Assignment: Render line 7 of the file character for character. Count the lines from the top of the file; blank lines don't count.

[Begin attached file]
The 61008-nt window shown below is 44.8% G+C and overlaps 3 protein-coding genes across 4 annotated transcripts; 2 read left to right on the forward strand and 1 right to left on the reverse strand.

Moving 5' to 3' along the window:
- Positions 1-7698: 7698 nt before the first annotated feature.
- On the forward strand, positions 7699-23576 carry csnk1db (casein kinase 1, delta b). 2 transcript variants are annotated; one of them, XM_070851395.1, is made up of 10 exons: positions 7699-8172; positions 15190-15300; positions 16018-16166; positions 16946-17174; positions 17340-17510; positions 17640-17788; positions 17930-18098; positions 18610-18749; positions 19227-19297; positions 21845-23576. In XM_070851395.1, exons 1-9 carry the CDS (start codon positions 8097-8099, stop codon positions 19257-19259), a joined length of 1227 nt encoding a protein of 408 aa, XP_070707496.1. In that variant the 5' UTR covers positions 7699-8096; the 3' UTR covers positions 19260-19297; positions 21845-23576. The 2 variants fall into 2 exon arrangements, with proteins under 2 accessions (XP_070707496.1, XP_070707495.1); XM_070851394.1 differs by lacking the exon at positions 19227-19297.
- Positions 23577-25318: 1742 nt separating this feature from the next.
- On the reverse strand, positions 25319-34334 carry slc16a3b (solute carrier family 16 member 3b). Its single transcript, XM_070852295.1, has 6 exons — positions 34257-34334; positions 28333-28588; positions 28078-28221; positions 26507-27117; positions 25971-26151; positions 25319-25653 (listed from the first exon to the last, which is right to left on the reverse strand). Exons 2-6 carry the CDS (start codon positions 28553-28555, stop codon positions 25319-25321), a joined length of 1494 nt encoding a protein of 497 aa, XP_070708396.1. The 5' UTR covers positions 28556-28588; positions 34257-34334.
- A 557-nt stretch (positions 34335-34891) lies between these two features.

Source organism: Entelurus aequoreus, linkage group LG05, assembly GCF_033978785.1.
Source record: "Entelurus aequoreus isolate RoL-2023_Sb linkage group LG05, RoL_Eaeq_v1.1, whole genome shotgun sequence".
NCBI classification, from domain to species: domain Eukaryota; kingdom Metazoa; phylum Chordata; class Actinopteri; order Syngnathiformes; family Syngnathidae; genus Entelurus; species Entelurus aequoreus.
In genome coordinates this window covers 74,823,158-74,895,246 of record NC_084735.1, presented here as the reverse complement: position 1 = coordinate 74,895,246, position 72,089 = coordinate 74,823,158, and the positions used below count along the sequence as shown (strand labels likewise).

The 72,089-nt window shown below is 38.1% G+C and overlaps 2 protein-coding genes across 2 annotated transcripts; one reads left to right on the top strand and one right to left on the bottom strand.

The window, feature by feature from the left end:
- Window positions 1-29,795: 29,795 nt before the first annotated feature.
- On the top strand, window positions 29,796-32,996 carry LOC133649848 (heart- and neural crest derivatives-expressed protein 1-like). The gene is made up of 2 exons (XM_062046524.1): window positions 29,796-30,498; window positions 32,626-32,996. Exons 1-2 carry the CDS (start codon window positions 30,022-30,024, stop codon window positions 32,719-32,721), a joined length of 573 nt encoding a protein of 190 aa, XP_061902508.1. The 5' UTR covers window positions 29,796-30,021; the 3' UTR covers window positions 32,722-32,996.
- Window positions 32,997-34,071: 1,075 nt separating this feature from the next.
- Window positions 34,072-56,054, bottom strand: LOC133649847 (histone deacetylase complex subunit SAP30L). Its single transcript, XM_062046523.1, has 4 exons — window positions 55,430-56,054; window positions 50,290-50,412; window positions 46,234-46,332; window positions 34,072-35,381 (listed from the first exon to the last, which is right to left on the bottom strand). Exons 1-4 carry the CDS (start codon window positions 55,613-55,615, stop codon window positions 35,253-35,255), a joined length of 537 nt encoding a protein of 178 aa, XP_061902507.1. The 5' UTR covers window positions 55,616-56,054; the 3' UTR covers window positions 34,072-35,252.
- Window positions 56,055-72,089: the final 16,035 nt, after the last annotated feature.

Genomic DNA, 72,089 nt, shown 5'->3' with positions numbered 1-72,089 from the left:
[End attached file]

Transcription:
- A 557-nt stretch (positions 34335-34891) lies between these two features.